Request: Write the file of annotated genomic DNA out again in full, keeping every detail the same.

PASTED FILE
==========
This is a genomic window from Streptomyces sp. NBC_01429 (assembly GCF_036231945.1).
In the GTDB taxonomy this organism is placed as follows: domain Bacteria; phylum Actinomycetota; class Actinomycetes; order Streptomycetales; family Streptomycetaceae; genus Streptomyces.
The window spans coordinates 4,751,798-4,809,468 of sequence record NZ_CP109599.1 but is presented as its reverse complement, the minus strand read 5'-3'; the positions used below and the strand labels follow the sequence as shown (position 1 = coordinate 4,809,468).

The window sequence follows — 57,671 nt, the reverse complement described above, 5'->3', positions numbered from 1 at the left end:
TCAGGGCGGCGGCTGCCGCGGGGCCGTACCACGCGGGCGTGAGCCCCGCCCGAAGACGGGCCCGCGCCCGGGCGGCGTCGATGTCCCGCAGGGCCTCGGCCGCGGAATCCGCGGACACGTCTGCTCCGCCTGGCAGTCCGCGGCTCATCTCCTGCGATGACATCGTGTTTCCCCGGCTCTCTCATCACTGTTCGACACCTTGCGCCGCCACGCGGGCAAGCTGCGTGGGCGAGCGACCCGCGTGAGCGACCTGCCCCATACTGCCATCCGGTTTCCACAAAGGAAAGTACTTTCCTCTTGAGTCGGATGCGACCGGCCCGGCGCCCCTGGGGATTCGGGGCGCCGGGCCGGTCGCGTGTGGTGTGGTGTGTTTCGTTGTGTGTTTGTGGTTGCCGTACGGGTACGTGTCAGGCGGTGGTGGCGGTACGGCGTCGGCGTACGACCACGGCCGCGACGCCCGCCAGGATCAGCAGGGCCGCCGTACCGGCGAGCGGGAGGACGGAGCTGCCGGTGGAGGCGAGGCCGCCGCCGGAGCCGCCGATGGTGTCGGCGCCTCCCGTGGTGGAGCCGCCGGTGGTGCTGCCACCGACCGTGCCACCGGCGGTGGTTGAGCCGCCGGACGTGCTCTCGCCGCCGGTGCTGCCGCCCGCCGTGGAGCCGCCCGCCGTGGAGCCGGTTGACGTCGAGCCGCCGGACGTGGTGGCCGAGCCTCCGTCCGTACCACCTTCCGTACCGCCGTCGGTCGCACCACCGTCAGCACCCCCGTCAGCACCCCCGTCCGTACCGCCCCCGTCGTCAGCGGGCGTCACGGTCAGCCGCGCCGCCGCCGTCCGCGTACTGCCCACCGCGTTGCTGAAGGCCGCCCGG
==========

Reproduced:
This is a genomic window from Streptomyces sp. NBC_01429 (assembly GCF_036231945.1).
In the GTDB taxonomy this organism is placed as follows: domain Bacteria; phylum Actinomycetota; class Actinomycetes; order Streptomycetales; family Streptomycetaceae; genus Streptomyces.
The window spans coordinates 4,751,798-4,809,468 of sequence record NZ_CP109599.1 but is presented as its reverse complement, the minus strand read 5'-3'; the positions used below and the strand labels follow the sequence as shown (position 1 = coordinate 4,809,468).

The window sequence follows — 57,671 nt, the reverse complement described above, 5'->3', positions numbered from 1 at the left end:
TCAGGGCGGCGGCTGCCGCGGGGCCGTACCACGCGGGCGTGAGCCCCGCCCGAAGACGGGCCCGCGCCCGGGCGGCGTCGATGTCCCGCAGGGCCTCGGCCGCGGAATCCGCGGACACGTCTGCTCCGCCTGGCAGTCCGCGGCTCATCTCCTGCGATGACATCGTGTTTCCCCGGCTCTCTCATCACTGTTCGACACCTTGCGCCGCCACGCGGGCAAGCTGCGTGGGCGAGCGACCCGCGTGAGCGACCTGCCCCATACTGCCATCCGGTTTCCACAAAGGAAAGTACTTTCCTCTTGAGTCGGATGCGACCGGCCCGGCGCCCCTGGGGATTCGGGGCGCCGGGCCGGTCGCGTGTGGTGTGGTGTGTTTCGTTGTGTGTTTGTGGTTGCCGTACGGGTACGTGTCAGGCGGTGGTGGCGGTACGGCGTCGGCGTACGACCACGGCCGCGACGCCCGCCAGGATCAGCAGGGCCGCCGTACCGGCGAGCGGGAGGACGGAGCTGCCGGTGGAGGCGAGGCCGCCGCCGGAGCCGCCGATGGTGTCGGCGCCTCCCGTGGTGGAGCCGCCGGTGGTGCTGCCACCGACCGTGCCACCGGCGGTGGTTGAGCCGCCGGACGTGCTCTCGCCGCCGGTGCTGCCGCCCGCCGTGGAGCCGCCCGCCGTGGAGCCGGTTGACGTCGAGCCGCCGGACGTGGTGGCCGAGCCTCCGTCCGTACCACCTTCCGTACCGCCGTCGGTCGCACCACCGTCAGCACCCCCGTCAGCACCCCCGTCCGTACCGCCCCCGTCGTCAGCGGGCGTCACGGTCAGCCGCGCCGCCGCCGTCCGCGTACTGCCCACCGCGTTGCTGAAGGCCGCCCGG